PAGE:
Otunba Abiru: Actually, there was a stalemate and at same time, there wasn’t any. What really happened was misunderstanding of the process. We have a constitution which, of course, is the ground norm. It is the basis upon which we operate and act. Anything we do outside it is ultra-vices and not acceptable. It happened that on the day (of the election), some people did not understand the stipulations or dictates of our constitution and as a result, while we were trying to put to them what the constitution says, they didn’t want to listen. They thought that we were trying to play a game and when we realized that the temper was high, we now decided that rather than allowing people to wound themselves because of the high tension, we decided to shift the election. I am glad today, that the area of the confusion has been solved and by God’s grace, actually by the first or two weeks after the Ramadan, new executives would be in place. The problem that came up on that day has been solved. So, I can say now that there is no problem and everything is okay.

THE IMPACT: Sir, your parting words for the incoming executives and the generality of Ikorodu people?

Otunba Abiru: I want the incoming chairman to look at some of the programmes that we have done and areas that we have introduced some innovations and ensure that they are sustained. We did a mini – trade fair which enabled small business entrepreneurs to display their wares. Even those that are producing and manufacturing in Ikorodu were given opportunities.  That, to me, is good and the incoming chairman should continue in that line  and see how we can improve on that. Our carnival (Woro) is something that showcases our culture as a people, I want him to look at that too. The challenge that my successor would face is money and money and if there is another problem that will militate against programmes, it is also money. Funding is very fundamental and I must use this medium to thank Lagos State Government. The state government has been very wonderful. If not for the government, some of the things that we did in the last four years wouldn’t have been possible. Lagos State generously supported our activities. I want to urge my successor to further explore the possibility of involving Lagos State in the cultural activities of Ikorodu people.

For the first time in the history of IKODASS, we introduced the Long Time Outstanding Performance award which is not just given to anybody. The award will be given every four years and it is meant for outstanding indigene of Ikorodu community who have carved a niche for himself/herself and contributed immensely to the social, economic and the political developments of our community and the first recipient of the award is Dr Ajenifuja which everybody were happy about.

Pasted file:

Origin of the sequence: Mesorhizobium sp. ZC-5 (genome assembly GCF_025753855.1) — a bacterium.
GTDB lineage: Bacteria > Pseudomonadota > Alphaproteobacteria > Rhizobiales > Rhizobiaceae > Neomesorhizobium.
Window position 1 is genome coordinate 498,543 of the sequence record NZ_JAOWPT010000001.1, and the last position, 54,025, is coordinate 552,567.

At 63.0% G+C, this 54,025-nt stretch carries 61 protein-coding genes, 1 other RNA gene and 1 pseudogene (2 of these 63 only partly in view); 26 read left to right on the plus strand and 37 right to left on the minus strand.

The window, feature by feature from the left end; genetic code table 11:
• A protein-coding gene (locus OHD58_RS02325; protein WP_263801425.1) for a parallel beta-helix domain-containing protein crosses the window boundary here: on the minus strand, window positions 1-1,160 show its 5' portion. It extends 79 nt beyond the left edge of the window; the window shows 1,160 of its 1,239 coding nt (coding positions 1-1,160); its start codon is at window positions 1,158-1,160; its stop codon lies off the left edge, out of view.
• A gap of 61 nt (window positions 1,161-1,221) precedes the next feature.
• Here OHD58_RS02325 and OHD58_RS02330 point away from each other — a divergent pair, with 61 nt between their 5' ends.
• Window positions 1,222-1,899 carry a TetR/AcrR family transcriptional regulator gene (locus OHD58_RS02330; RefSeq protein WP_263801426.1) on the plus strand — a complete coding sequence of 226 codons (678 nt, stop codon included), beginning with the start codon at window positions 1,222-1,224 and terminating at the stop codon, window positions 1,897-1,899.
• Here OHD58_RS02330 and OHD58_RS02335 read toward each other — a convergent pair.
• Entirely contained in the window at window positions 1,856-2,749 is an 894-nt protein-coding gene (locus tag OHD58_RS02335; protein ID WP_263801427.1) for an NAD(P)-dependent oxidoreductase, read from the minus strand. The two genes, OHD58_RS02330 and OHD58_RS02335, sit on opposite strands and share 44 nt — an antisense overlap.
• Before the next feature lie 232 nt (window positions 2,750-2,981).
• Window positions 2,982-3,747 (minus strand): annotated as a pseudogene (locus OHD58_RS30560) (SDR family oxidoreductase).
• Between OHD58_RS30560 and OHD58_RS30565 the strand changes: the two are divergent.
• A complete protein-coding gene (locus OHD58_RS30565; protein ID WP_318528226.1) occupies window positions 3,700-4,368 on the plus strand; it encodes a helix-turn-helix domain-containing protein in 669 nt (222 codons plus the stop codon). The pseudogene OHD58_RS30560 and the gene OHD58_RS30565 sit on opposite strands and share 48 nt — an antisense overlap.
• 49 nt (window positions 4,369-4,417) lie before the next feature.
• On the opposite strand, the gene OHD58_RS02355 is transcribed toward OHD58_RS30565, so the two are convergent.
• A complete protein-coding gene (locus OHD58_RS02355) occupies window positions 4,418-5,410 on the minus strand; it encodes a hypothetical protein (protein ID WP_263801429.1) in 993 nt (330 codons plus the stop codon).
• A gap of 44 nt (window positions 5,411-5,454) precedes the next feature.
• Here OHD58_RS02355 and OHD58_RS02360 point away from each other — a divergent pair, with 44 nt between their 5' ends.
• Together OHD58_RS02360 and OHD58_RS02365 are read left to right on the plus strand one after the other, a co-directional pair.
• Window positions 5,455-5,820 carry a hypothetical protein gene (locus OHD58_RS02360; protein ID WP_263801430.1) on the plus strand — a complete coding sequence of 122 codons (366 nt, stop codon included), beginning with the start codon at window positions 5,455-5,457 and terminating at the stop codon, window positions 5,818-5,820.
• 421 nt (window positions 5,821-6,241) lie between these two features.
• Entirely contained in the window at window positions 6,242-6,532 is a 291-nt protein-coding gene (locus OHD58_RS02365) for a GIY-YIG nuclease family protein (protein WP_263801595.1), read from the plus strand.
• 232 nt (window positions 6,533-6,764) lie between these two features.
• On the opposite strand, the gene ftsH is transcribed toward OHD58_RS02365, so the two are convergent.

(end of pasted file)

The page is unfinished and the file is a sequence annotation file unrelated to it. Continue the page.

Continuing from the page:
We also encourage that IKODASS awardees should use their award titles after their names. For instance, we have Grand Commander of the Ikorodu – Oga (GCIO) which is only meant for the traditional ruler of Ikorodu Kingdom and when Kabiyesi’s name is written, you will see GCIO added to it. The same thing goes for the Merit, Fellows and Associates awardees. Invariably, what we have done is to institutionalize our awards and ensure that people can be proud of them. These are areas that my successor should also looks at.

Most of our schools are not what many of us can be proud of. So, we have to mobilise funds for our friends and people. I want to enjoin my successor to do more than I did in this area. There are many poor pupils in our schools whose parents cannot provide uniforms and sandals for. The situation is pathetic. Most of these schools do not also have good water and hygienic toilets. Government cannot do it all alone; the community must also come in to see what they can do. IKODASS is like a local government. The only thing that we don’t do is construct roads but we do every other thing that the local government does. We renovate schools, give bursary and scholarships, provide uniforms, and agitate for political emancipation and economic development. Culturally, we also enhance and do everything to make our culture relevant and things that everyone of us are proud of.

Invariably, we can say socially, we have touched lives, politically, we have made an impact and culturally, we have elevated our culture to a state of tourism. One can say with pride that the Ikorodu – Oga Development Association has become a force to be reckoned with. We will continue to do that and I also hope and pray that the man who will take the baton of leadership from me will do better than what I have done.

To our clubs and societies, I want to say that IKODASS has gone beyond a place where they can just send anybody to represent them. I want to use this medium to implore clubs and associations sending representatives to stand for elective positions to send people that are credible and capable of identifying their left from right. We need people that are conversant with happenings of the day; that can add value; altruistic and ready to serve sincerely because some of them came with the notion that there is money here but at the end of the day, they realize otherwise. Associations must also support IKODASS in terms of regular payments of their dues.